Therefore, we need to stretch to some extent the brightness range of the sky region, to have enough codes to faithfully encode a blue sky gradient of Rec_HDR. But how much do we need to do this, and how far should we expand the R_Ady adjustment range?

This depends on a number of things. Of course, R_ady should cover the region where there is a problem, which will usually be a relatively simple region from the visual point of view, such as a relatively uniform region such as a gradient in the sky (this gradient of blue will exist in some part along the range of LDR lumas). On the other hand, we need an adjacent region that has enough texture. In the unlikely situation that the adjacent region is yet another smooth gradient (which could occur in synthetic images as artificial gradient test images, case in which we will have to be satisfied with any optimal luma allocation we can get, but this does not usually takes place in natural images), R_ady can become relatively large. In the normal situation where we find ourselves soon with a textured range, we can expand L_u with a L_uu range of a size that depends on how many codes we have to add, and the complexity of the texture pattern. If we need to add only 3 codes to the sky, we need to save 3 luma codes in L_uu and, if it has enough texture, we can do it over a range of, for example, 10-15 lumas, depending on what the grader or the viewer finds / can find acceptable.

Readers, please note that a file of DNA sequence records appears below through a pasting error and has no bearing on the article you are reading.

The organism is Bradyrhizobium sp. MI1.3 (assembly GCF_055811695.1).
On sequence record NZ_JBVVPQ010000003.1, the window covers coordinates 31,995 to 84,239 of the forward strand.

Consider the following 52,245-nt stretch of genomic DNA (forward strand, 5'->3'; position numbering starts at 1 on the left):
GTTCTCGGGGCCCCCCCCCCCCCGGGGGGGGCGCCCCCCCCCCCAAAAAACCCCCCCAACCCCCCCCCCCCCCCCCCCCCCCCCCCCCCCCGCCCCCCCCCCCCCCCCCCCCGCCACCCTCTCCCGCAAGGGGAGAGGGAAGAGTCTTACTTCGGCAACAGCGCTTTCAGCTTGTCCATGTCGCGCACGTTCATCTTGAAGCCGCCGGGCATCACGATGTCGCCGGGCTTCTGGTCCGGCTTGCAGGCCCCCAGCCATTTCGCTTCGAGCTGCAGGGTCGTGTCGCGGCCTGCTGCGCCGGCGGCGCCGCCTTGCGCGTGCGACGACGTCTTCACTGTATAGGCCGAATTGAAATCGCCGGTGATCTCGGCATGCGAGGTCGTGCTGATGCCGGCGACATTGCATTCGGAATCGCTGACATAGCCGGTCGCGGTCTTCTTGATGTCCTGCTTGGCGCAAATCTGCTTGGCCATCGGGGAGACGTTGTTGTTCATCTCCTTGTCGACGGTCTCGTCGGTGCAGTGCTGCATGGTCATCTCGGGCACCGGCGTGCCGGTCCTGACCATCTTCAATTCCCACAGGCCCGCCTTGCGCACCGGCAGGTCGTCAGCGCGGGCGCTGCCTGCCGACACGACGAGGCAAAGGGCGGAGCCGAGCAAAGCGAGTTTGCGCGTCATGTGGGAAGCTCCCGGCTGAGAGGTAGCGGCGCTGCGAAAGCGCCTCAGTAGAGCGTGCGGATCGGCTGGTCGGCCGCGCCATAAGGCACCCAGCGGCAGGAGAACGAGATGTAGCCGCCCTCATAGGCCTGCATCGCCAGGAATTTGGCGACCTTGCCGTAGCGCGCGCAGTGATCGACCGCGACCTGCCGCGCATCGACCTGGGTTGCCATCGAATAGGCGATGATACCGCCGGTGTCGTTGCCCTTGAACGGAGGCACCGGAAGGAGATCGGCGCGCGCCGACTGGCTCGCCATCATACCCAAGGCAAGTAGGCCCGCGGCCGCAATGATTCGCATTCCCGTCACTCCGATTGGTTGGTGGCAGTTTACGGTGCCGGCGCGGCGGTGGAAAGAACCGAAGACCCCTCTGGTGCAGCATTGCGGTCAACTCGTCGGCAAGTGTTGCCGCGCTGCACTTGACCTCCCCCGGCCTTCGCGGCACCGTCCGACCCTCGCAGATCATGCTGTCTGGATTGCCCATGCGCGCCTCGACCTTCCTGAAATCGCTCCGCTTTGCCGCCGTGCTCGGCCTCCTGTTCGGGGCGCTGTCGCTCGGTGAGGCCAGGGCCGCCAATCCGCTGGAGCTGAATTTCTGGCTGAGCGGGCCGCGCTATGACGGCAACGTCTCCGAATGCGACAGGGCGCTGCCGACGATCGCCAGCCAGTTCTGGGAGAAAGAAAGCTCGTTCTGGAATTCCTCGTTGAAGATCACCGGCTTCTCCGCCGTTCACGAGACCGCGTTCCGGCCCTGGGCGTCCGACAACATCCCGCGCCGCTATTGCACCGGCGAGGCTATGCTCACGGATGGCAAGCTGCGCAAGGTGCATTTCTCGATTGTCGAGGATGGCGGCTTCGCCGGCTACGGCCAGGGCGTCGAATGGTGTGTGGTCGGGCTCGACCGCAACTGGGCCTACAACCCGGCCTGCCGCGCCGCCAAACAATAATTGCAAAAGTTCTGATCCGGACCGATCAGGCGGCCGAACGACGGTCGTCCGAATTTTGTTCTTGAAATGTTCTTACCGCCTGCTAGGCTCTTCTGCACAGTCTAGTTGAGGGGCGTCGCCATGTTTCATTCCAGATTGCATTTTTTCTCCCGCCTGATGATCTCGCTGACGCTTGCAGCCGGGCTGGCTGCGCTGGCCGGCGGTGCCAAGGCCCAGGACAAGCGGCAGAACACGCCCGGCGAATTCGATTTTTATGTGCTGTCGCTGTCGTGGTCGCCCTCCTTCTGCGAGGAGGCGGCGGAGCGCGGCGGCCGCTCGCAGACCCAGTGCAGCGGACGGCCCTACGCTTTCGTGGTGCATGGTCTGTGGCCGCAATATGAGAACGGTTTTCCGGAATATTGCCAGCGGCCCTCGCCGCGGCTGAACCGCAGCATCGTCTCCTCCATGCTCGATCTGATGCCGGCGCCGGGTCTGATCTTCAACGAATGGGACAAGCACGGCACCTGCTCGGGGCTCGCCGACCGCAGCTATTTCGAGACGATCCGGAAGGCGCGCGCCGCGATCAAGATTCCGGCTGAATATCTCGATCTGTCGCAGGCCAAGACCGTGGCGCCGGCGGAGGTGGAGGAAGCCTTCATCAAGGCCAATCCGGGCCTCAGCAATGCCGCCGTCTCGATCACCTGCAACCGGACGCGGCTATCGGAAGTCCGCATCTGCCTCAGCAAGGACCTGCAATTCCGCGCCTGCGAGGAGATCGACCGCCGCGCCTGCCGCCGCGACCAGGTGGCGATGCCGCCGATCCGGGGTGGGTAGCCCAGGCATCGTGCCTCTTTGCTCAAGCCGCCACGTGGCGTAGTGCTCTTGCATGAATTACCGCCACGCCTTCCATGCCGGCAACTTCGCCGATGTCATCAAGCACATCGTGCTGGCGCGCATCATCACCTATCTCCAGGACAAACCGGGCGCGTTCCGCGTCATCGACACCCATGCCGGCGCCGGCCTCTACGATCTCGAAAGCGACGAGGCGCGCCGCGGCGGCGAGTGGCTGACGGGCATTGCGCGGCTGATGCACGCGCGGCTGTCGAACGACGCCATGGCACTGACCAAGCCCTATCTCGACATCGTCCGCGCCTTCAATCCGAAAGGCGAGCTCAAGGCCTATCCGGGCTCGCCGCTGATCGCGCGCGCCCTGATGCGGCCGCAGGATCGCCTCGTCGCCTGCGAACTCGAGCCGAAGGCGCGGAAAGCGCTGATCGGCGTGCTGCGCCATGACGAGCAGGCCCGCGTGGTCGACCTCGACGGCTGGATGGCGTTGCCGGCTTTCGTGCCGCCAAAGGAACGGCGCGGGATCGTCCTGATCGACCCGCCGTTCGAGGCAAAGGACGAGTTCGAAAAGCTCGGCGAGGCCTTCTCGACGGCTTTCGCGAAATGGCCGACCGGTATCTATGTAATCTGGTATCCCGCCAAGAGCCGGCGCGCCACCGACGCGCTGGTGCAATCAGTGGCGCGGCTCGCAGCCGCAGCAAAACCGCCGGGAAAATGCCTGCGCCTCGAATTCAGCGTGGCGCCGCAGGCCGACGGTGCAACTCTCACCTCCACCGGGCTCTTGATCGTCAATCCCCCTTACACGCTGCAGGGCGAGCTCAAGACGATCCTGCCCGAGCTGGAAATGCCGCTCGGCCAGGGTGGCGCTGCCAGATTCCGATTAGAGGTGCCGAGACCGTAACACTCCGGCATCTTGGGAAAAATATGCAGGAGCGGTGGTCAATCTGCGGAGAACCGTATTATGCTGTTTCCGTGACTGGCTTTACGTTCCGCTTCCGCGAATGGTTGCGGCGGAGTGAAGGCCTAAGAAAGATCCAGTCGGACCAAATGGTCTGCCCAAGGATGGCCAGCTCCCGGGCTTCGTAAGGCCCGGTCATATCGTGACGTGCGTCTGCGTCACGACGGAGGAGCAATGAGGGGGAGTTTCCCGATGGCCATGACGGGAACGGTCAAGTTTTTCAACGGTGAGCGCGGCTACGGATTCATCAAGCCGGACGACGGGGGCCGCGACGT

The device can contain tables for this.